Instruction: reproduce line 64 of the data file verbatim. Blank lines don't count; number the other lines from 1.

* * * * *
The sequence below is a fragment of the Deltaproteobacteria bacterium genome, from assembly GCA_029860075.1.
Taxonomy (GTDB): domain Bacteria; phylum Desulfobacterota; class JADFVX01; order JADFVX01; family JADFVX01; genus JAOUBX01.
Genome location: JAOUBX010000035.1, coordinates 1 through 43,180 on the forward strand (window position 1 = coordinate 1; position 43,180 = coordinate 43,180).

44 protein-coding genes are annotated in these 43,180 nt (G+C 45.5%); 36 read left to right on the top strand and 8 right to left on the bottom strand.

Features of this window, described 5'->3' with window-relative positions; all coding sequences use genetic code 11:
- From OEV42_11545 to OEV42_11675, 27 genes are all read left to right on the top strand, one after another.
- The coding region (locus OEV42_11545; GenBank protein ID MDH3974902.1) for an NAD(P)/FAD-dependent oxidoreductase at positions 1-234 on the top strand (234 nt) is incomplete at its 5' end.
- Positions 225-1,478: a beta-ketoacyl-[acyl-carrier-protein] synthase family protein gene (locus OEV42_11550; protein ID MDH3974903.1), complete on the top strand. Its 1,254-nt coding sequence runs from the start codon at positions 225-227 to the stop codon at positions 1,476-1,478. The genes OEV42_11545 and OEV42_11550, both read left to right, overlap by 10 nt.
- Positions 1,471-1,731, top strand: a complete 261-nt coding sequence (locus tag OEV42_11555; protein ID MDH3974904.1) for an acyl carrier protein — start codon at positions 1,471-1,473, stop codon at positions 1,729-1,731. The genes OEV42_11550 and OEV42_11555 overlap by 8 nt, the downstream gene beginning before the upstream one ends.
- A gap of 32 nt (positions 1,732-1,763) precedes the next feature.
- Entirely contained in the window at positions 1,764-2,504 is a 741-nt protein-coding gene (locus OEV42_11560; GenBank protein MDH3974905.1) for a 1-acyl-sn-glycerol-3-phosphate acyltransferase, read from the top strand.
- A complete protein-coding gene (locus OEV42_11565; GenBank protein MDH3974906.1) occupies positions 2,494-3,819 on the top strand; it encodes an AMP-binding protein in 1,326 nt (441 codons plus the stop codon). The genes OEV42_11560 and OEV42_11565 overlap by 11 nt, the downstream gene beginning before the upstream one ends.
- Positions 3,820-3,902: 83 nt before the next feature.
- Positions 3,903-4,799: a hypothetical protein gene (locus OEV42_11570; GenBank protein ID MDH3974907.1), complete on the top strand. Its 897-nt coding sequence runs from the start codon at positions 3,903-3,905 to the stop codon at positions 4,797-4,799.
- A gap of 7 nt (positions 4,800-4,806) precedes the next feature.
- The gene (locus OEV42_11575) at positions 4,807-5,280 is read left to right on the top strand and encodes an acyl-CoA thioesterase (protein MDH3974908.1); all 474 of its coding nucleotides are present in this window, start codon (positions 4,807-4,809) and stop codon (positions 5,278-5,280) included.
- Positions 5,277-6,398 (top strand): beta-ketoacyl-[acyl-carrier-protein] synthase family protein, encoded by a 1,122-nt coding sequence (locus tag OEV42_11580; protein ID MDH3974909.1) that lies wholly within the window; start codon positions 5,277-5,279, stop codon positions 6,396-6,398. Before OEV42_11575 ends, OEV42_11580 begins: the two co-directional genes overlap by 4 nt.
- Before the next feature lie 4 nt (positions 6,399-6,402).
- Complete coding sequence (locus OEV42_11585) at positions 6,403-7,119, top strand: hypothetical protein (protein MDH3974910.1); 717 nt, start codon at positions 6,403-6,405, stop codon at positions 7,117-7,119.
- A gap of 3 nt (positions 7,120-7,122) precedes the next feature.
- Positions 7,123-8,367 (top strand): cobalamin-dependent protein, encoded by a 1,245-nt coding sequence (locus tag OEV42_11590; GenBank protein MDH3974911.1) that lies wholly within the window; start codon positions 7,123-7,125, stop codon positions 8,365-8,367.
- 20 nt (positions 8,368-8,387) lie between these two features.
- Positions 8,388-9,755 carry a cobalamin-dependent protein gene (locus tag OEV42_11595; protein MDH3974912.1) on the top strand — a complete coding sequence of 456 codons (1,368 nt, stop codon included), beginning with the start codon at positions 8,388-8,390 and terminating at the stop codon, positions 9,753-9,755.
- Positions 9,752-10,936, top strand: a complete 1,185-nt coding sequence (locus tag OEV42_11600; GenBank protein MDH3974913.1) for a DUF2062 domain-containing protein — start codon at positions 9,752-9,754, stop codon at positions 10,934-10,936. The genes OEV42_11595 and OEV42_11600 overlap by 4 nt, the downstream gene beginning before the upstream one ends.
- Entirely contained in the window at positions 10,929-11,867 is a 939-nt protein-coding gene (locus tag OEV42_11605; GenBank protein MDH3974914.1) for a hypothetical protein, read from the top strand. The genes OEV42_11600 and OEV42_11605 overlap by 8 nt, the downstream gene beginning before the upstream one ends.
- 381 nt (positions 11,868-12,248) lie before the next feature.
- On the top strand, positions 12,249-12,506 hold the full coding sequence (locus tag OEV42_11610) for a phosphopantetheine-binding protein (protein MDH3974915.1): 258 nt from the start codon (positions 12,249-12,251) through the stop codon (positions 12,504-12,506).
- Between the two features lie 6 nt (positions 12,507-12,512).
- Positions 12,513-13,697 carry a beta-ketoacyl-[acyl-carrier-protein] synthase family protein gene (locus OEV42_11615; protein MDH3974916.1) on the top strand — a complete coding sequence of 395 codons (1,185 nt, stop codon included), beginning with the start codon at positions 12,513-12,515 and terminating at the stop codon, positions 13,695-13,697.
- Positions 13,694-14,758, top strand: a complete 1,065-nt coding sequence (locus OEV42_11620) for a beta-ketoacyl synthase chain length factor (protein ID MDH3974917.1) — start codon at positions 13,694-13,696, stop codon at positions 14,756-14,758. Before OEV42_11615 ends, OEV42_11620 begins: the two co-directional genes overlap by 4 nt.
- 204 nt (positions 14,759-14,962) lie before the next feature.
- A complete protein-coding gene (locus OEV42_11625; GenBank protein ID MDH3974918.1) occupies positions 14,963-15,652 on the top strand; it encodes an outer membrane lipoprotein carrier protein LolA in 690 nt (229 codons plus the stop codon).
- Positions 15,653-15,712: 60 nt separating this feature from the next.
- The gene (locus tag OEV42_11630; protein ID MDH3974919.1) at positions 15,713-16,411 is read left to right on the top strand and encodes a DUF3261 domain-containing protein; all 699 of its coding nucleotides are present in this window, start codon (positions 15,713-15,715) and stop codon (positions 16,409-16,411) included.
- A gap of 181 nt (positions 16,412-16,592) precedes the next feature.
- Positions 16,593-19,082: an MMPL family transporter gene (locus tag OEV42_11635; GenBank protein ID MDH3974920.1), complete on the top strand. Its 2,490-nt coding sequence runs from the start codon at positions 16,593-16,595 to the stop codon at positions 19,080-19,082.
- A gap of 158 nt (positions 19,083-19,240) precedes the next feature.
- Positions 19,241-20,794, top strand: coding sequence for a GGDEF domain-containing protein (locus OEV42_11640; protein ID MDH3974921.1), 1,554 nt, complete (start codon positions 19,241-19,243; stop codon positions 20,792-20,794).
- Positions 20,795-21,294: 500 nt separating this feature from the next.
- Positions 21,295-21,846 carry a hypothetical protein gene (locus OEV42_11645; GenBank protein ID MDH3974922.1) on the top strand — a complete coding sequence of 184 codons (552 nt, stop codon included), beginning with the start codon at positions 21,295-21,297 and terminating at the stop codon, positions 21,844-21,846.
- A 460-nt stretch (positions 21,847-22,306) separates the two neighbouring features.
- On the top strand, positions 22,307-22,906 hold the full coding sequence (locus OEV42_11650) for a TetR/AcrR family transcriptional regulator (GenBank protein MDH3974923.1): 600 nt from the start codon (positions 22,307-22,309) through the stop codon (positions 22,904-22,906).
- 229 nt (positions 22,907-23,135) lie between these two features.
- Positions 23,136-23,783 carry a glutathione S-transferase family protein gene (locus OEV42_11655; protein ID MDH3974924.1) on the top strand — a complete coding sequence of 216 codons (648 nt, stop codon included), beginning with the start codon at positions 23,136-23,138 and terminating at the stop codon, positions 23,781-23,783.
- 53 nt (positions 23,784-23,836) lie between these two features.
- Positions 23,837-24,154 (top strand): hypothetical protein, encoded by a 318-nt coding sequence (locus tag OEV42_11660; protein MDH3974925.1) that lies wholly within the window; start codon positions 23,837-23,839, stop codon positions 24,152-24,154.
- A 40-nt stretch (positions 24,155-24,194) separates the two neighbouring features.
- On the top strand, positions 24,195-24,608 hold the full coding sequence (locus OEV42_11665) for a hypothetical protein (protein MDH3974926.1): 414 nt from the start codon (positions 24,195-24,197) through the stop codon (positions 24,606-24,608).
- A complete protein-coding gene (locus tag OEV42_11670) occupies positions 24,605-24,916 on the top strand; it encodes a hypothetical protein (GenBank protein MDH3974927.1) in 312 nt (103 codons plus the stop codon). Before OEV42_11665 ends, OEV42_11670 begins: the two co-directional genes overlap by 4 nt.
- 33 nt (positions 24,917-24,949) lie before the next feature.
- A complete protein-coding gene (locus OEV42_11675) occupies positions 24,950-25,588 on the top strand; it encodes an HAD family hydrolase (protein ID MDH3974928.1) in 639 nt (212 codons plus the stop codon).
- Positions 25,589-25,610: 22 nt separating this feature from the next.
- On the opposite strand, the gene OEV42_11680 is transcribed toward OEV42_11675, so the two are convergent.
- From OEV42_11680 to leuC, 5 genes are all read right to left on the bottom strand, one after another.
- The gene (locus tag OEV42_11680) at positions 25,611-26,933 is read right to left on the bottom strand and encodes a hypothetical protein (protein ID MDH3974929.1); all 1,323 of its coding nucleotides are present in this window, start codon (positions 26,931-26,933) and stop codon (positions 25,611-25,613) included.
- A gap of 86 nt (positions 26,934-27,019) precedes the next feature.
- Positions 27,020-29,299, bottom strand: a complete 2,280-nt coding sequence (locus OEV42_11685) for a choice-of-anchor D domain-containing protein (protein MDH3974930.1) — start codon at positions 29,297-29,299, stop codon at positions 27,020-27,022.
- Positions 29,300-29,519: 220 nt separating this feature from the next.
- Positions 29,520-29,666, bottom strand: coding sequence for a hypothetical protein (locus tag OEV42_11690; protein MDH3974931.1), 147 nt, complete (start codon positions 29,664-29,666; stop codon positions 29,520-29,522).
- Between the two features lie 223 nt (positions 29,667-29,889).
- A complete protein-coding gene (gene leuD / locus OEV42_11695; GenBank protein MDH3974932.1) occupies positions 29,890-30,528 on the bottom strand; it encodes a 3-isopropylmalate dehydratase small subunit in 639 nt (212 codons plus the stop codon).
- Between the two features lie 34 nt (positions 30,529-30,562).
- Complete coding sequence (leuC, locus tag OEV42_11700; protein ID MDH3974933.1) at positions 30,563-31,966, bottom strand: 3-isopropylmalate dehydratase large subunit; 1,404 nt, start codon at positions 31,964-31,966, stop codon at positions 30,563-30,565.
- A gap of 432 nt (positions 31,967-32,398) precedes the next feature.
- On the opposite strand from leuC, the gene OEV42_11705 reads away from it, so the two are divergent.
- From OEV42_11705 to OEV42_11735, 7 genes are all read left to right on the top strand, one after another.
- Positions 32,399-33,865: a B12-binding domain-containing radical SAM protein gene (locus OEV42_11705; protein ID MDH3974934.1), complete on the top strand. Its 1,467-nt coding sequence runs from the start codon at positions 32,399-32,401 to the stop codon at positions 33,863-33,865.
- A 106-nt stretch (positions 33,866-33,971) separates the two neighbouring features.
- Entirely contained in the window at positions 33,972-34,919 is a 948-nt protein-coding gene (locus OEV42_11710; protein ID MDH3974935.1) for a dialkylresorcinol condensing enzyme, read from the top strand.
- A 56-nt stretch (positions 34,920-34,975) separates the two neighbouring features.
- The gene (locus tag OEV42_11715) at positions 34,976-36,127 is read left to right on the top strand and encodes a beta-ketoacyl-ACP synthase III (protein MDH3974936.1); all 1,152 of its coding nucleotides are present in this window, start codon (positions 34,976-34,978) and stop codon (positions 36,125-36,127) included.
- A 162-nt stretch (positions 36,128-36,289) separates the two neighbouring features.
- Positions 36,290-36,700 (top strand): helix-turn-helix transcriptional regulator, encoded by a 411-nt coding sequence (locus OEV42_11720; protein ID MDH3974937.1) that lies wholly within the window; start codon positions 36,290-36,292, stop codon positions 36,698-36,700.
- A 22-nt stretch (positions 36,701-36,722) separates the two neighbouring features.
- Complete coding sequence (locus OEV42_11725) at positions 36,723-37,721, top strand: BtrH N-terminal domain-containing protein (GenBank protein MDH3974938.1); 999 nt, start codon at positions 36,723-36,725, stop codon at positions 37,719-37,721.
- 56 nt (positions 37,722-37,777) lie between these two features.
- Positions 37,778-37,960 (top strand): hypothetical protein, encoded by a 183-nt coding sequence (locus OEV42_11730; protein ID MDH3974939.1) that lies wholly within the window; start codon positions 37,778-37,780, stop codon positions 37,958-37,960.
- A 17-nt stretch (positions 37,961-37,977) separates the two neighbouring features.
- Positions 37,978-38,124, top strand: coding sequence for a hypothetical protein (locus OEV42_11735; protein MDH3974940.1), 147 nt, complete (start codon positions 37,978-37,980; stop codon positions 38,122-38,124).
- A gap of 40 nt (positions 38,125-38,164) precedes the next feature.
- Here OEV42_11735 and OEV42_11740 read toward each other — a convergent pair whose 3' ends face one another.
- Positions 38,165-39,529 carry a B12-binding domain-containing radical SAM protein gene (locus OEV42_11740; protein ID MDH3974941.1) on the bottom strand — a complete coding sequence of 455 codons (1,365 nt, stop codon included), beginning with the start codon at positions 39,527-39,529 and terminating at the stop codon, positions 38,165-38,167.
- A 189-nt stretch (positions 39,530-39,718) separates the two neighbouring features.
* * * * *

- A gap of 432 nt (positions 31,967-32,398) precedes the next feature.